At first glance it appears that they are.

This may certainly be all that Google cares about.  I don't know --
I'm not Google.  Perhaps Google really does only care that the results
are relevant and the means used to place them there are of no
consequence.  We know that their first priority is the user.  As long
as they're happy, Google is happy.  I guess they are happy...?

The thing is, I've always kind of thought that they did care.  Maybe
I'm wrong.  Or maybe they're just a little bit mixed up right now.  Or
maybe there's just no way for Google to spot these techniques and we
should all just use them.  Okay, I wouldn't actually go that far!
Many of the techniques being used on these sites have been penalized
in the past.  I've seen that sort of cross-linking thing get sites
PR0'd (penalized) many times.  Perhaps Google's PR0 penalty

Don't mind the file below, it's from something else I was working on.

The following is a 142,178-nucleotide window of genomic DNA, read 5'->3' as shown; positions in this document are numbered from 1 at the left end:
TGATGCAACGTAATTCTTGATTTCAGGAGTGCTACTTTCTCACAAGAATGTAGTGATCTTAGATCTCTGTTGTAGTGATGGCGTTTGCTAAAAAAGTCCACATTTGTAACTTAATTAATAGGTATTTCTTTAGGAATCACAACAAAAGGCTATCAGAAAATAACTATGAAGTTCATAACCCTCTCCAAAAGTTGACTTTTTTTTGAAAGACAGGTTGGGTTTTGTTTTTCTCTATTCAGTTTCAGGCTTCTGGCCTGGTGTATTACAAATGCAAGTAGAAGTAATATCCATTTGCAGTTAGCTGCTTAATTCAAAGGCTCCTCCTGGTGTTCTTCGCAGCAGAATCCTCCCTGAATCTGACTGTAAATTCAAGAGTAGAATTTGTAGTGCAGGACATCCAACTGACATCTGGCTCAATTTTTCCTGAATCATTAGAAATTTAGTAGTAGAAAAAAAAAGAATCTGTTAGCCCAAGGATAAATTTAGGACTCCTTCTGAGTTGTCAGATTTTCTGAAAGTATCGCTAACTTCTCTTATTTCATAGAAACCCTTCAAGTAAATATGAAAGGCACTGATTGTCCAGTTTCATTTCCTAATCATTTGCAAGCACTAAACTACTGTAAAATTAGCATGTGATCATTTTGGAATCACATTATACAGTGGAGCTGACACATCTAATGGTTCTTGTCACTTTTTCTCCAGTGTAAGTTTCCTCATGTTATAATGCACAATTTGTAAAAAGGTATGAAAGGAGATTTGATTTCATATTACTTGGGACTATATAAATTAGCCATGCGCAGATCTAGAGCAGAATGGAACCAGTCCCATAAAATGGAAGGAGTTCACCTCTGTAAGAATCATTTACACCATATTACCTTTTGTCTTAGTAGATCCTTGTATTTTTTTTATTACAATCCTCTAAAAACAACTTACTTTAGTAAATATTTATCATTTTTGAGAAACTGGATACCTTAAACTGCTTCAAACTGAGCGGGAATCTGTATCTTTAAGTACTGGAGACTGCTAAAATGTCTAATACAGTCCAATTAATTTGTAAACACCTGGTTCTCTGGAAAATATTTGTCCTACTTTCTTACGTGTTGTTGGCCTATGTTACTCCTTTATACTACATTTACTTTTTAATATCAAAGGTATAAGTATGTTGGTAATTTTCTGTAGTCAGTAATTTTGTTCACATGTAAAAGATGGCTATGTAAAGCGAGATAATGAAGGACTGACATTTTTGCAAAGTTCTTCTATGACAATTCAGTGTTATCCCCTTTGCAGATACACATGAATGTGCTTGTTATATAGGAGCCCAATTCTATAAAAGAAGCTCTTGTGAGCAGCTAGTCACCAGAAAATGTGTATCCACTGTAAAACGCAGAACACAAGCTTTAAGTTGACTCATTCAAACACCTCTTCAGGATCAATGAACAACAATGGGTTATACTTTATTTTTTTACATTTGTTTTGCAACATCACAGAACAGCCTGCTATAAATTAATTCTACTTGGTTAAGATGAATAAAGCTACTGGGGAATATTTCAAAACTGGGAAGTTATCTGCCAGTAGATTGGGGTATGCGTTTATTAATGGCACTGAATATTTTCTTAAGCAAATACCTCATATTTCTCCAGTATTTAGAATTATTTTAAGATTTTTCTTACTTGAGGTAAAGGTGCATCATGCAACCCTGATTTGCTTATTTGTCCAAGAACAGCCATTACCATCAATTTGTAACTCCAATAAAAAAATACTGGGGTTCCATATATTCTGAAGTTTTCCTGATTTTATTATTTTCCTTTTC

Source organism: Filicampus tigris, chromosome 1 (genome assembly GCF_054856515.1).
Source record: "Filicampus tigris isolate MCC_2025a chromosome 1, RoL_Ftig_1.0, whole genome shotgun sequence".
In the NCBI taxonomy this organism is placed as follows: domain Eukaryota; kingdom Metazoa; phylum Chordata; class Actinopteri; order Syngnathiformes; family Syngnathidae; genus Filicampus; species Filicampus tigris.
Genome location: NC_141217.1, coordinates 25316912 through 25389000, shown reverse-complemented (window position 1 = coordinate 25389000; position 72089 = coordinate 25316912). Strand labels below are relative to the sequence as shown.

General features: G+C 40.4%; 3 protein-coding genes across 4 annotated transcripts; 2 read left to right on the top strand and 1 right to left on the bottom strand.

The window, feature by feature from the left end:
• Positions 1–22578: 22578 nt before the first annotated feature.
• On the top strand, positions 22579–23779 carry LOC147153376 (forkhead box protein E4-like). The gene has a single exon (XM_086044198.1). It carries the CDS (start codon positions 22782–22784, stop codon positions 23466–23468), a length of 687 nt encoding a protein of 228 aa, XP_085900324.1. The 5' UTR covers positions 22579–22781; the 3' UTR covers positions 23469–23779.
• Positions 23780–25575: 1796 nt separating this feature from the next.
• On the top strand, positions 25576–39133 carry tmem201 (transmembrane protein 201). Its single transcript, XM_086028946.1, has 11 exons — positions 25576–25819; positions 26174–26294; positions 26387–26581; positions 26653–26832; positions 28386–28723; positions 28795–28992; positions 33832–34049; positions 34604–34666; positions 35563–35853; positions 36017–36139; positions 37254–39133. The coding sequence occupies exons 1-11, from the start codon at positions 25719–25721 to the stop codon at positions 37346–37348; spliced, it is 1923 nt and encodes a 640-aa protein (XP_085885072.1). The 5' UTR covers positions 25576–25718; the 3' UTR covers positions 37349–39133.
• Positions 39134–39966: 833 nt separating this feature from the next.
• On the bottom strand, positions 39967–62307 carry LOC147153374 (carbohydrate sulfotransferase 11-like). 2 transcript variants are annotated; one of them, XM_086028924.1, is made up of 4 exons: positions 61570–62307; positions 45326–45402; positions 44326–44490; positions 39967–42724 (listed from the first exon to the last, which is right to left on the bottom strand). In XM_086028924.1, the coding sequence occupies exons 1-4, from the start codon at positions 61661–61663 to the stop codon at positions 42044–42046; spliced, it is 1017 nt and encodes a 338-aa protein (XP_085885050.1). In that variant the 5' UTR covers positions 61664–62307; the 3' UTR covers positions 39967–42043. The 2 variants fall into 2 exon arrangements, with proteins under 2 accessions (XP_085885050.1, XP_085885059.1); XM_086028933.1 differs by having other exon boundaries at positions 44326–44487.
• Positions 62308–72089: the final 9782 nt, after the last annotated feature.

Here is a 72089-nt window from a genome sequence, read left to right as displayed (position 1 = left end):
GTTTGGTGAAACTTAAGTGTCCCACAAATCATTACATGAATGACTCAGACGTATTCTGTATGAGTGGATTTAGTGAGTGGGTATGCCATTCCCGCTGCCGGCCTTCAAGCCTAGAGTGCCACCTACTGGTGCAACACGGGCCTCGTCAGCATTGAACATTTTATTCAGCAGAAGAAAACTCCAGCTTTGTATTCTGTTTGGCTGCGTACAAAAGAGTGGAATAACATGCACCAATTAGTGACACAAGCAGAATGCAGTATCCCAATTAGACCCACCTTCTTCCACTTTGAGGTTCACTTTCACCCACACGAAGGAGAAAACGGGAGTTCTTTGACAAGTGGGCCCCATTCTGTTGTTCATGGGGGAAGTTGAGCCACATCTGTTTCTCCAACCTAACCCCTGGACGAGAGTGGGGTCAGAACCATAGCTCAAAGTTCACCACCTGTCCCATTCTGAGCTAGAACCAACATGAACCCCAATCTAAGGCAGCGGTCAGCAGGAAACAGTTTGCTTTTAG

thingamabob is just broken?

Come to think of it, I remember that I wrote something similar
</issue051.htm#seo> way back in April of
this year regarding the SERP for the phrase "email marketing
consultant."  If it was just a bug, surely it would be fixed by now --
over 6 months later.  A quick check shows that nope, Google is still
full of sites using deceptive optimization techniques.

So what's up, Google?  Tell me it isn't so.  Tell me that you still
believe in good vs. evil and that the ends don't justify the means.
Cuz right now, you're telling me that it does, and that makes me sad.

As to Mike and the others who have to compete in this space, all I can
say is keep at it.  You can keep making your sites better and better.
You can continue to build up high-quality backlinks to your site.  I
took a quick look at Mike's site, and Google is not showing any
backlinks.  He does have links, but they're not yet considered